If you are looking for Microsoft Access, you have come to the right place. We explain what Microsoft Access is and point you to the official download.
What is Microsoft Access?
Microsoft Access (properly called Microsoft Office Access since Office 2007) is part of Microsoft’s growing Office productivity software suite, and one of the mainstays in the suite since its inception along with Word, Excel, and Powerpoint. Access, however, is mostly used by software developers and other power users, who take advantage of its ability to harness Visual Basic for Applications, the language that create feature-rich applications in a Windows computing environment, and is thus a little beyond the scope of most average user computing. Microsoft Access is a database management application using the Microsoft Jet Database Engine coupled with a graphic user interface (GUI) and packaged with software development tools; it was first released in 1992, though development for Access began in the early 80s.
Microsoft Access has a number of features that make it attractive for developers. As a database management system, Access can create tables and queries (the core of a database) and link them together with users; developers can take it a step further and create VBA applications out of these tables. Access was so-called because its original purpose was to “access” data from any source, which it does, as it can call up data from other sources, such as applications, and databases.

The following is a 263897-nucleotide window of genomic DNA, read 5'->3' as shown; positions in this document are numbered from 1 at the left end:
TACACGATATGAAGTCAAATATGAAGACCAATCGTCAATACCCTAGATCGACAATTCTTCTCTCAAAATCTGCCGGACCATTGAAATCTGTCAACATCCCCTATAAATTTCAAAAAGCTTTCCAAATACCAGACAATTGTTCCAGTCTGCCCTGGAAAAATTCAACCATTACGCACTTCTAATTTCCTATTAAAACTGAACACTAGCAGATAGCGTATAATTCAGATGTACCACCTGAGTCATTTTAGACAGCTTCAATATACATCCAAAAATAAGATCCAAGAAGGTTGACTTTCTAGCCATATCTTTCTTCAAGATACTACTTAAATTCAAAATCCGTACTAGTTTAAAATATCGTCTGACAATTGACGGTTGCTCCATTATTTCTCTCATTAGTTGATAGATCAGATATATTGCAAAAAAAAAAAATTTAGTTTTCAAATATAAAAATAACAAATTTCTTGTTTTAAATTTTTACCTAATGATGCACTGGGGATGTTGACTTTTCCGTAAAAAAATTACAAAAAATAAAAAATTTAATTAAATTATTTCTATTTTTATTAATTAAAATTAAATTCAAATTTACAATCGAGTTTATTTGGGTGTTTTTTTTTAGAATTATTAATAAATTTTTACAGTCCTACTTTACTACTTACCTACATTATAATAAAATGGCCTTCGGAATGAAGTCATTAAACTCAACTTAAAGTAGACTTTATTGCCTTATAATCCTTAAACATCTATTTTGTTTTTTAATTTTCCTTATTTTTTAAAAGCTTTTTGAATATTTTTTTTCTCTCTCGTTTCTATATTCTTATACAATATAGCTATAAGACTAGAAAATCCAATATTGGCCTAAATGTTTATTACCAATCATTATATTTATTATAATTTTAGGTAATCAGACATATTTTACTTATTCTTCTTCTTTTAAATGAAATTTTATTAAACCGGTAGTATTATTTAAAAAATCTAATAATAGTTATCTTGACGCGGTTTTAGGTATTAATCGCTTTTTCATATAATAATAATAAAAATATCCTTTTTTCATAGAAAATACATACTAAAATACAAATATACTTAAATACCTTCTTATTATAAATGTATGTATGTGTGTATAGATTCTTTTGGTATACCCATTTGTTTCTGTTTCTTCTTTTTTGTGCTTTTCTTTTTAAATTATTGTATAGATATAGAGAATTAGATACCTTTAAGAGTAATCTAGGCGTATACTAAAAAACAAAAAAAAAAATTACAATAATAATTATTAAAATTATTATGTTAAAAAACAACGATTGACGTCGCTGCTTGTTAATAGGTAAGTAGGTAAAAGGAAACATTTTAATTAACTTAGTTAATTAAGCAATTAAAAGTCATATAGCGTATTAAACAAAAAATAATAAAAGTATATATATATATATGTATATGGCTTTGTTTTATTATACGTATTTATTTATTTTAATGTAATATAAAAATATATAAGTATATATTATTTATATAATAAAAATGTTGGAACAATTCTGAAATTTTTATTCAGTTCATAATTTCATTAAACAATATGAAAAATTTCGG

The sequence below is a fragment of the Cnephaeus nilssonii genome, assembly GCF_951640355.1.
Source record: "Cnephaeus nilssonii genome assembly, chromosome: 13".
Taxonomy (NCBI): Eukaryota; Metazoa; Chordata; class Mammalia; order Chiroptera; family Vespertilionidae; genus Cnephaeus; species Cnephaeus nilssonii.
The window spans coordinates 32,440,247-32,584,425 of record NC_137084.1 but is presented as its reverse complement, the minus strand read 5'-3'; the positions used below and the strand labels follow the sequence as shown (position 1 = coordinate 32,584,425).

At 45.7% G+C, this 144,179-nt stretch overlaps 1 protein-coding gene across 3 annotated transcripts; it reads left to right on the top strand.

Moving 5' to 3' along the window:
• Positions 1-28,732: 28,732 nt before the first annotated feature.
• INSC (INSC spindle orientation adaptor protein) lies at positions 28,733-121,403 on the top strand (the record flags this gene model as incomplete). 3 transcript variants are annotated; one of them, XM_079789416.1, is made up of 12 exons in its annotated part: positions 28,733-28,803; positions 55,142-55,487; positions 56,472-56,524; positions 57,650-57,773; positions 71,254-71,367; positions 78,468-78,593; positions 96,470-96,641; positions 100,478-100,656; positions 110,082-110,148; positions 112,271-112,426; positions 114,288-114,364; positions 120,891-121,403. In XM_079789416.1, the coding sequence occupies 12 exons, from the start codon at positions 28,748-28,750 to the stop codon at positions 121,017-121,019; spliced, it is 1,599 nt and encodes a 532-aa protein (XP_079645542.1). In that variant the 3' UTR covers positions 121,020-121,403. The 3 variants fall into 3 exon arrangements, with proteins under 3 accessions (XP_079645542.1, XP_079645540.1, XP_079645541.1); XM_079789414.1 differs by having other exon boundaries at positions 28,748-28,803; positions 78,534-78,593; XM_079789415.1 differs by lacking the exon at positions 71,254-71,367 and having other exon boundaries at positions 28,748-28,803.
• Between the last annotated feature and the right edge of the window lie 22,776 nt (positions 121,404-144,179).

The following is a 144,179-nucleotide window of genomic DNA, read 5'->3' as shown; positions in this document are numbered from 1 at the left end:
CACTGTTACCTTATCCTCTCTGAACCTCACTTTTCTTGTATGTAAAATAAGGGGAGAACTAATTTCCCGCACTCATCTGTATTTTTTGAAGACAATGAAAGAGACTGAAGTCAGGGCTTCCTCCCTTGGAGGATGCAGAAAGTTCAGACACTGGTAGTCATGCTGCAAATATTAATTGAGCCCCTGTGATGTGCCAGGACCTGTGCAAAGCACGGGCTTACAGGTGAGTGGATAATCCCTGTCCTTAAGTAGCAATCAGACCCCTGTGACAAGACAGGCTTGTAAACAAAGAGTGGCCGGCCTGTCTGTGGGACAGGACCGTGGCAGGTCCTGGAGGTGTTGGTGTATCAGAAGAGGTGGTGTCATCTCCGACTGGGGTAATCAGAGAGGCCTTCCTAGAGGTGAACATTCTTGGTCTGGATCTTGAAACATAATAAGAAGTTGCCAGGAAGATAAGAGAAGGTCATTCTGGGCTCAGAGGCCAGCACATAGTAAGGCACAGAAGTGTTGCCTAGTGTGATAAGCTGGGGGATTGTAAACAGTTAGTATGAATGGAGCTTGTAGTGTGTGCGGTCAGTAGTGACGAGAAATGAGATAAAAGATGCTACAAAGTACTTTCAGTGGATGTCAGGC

Download Microsoft Access from the developer
File.org does not provide software hosting. We send you directly to the developer's site, to make sure you download the latest, original version of the program.
File types supported by Microsoft Access
Our users primarily use Microsoft Access to open these file types:
Some users also use Microsoft Access to open these file types:
About file types supported by Microsoft Access
File.org aims to be the go-to resource for file type- and related software information. We spend countless hours researching various file formats and software that can open, convert, create or otherwise work with those files.
If you have additional information about which types of files Microsoft Access can process, please do get in touch - we would love hearing from you.
Last updated: : March 8, 2012